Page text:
Duane Thompson, president of Potomac Strategies, said that “if XY Planning and the states can convince the 2nd Circuit that Congress spoke directly to the need to adopt a uniform fiduciary standard for both brokers and advisors … then we’re likely to see a decision vacating Reg BI on the basis that the SEC did in fact cherry-pick one provision in Dodd-Frank and therefore violated the Administrative Procedure Act by ignoring congressional intent.”
Adds Kitces: Section 913(f) of Dodd-Frank “only authorized the SEC to create new regulations ABOUT ‘personalized investment advice,’ and Section 913(g) defined the standard that must be created for ‘personalized investment advice.’ That makes 913(f) and 913(g) inextricably linked.”
Is Reg BI Doomed?
“It’s a tossup,” Thompson opines. “No one can say for certain — not petitioners’ counsel or even the panel of judges reviewing the case — assuming they’ve been appointed by now.”
Keep in mind that President Donald Trump “flipped” the 2nd Circuit. “There are now five Trump-appointed judges on the 2nd Circuit, with Rs leading Ds overall 7-6 in active judges who could be appointed to the three-judge panel,” Thompson said.
“Typically it’s always an uphill battle for petitioners as the courts tend to give deference to the agency’s interpretation of the law it is tasked with overseeing,” Thompson said.
With Reg BI, “it’s the Dodd-Frank and Adviser Act statutes and whether the SEC action in adopting Reg BI was arbitrary and capricious by ignoring consumer studies and legislative intent that suggested both investors and Congress desired a fiduciary standard to apply.”
XYPN and the state AGs “also claim that the SEC exceeded its authority in adopting a less rigorous standard for brokers providing the same identical services as investment advisors governed by a higher standard of conduct,” Thompson added.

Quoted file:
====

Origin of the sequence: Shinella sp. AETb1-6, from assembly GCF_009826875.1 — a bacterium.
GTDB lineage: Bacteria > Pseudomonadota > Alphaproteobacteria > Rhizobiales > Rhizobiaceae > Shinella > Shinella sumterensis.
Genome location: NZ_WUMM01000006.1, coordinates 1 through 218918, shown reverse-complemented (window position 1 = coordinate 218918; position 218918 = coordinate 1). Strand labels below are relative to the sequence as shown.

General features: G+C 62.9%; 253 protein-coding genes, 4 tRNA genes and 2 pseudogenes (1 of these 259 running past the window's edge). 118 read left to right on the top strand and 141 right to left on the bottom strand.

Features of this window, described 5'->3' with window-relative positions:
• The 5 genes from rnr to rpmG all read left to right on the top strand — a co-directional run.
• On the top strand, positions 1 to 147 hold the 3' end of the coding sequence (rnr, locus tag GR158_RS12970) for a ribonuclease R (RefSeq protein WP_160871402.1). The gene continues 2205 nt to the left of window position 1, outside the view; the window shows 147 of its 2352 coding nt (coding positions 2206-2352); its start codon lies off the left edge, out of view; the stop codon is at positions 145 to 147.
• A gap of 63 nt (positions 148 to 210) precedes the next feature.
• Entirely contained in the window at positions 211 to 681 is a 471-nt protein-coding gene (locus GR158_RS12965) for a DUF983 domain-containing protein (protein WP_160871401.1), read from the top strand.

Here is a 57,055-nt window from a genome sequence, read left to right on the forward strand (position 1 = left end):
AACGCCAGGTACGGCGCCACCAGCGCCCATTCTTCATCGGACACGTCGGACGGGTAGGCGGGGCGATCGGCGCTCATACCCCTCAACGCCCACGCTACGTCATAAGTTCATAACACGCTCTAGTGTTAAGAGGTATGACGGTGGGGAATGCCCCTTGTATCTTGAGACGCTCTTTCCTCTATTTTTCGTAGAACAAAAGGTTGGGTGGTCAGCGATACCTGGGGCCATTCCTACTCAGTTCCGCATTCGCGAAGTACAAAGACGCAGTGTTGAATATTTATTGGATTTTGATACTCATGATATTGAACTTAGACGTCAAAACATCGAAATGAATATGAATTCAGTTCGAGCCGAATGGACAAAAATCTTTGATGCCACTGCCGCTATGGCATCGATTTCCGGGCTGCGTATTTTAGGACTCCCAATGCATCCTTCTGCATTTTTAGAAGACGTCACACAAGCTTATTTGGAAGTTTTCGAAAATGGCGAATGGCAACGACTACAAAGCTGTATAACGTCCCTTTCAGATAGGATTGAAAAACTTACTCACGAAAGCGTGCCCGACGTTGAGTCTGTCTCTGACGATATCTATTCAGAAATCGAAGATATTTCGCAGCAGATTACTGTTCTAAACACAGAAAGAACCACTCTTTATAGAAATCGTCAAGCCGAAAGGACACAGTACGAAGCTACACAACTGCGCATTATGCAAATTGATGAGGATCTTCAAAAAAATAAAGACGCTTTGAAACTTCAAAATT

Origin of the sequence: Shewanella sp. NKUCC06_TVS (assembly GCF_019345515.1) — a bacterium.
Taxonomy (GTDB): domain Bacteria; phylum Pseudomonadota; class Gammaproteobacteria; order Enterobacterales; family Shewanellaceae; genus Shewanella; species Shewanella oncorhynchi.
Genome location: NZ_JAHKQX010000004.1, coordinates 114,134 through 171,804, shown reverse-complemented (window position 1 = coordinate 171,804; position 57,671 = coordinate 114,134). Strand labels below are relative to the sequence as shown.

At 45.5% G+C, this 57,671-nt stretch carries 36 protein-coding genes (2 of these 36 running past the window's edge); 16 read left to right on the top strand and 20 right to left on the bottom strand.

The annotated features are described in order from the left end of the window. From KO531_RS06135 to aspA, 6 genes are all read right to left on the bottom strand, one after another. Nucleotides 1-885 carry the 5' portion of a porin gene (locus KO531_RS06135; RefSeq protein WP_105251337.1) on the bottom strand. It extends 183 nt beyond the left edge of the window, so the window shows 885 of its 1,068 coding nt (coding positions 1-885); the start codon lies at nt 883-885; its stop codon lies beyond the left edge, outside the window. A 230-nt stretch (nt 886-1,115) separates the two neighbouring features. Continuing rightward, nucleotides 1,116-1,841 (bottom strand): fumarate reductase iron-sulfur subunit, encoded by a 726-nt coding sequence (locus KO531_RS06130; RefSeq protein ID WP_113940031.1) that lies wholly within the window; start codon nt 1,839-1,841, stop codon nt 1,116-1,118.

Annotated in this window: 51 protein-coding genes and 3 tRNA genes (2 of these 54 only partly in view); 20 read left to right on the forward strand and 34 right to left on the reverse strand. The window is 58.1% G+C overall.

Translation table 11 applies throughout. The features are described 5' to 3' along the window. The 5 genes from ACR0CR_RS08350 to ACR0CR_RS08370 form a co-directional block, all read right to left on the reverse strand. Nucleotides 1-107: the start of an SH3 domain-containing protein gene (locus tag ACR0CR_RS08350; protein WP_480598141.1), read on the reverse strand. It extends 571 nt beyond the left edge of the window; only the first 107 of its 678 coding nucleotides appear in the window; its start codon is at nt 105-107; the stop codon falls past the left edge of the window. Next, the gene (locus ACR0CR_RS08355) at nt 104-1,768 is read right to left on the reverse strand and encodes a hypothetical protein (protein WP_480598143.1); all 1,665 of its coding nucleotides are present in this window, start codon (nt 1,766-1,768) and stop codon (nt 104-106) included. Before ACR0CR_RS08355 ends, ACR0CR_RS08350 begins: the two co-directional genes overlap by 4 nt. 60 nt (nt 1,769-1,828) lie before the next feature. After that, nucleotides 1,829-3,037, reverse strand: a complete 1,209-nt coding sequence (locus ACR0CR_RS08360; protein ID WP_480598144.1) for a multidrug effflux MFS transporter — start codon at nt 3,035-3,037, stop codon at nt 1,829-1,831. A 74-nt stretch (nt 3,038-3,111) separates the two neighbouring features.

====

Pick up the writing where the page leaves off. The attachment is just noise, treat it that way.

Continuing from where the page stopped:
Kitces added that “if delays arise, or the Appeals Court takes a long time to decide the case, we may still pursue further action to delay the Reg BI implementation date. But frankly, it is our hope that, win or lose, the Appeals Court decides quickly, so the industry knows one way or the other if Reg BI is going to stay, or is being vacated.”
The court also could rule that the agency must revise Reg BI. “If the SEC is willing to modify the rule and state that financial planning advice is investment advice that is not solely incidental, that would put Reg BI back in compliance” with Dodd-Frank, Kitces said.
Labor’s New Fiduciary Rule
What happens to Labor’s forthcoming fiduciary rule if the court strikes down Reg BI?
“It complicates matters for the DOL’s fiduciary proposal,” said Fred Reish, partner at Drinker Biddle & Reath, because a new DOL regulation “would likely be based, in large parts, on the SEC’s regulation.”
“Many of the substantive provisions of any DOL proposal will be, at the least, aligned with the Reg BI,” Reish explained. “When the SEC imposed a best-interest standard on broker-dealers, it was a material change in the regulatory landscape.”
One reason the U.S. Court of Appeals for the 5th Circuit vacated the prior DOL fiduciary regulation “was that two of the judges found that there hadn’t been any significant changes since the original DOL fiduciary definition was put in place in the 1970s. Obviously, Reg BI would overcome that argument,” Reish said.
That said, the authority for Labor to issue fiduciary regulations is found in the Employee Retirement Income Security Act (ERISA), Reish added, “and not in Dodd-Frank. As a result, any finding that Dodd-Frank limited the SEC [in issuing Reg BI] would not directly apply to the DOL.”
Washington Bureau Chief Melanie Waddell can be reached at email@example.com.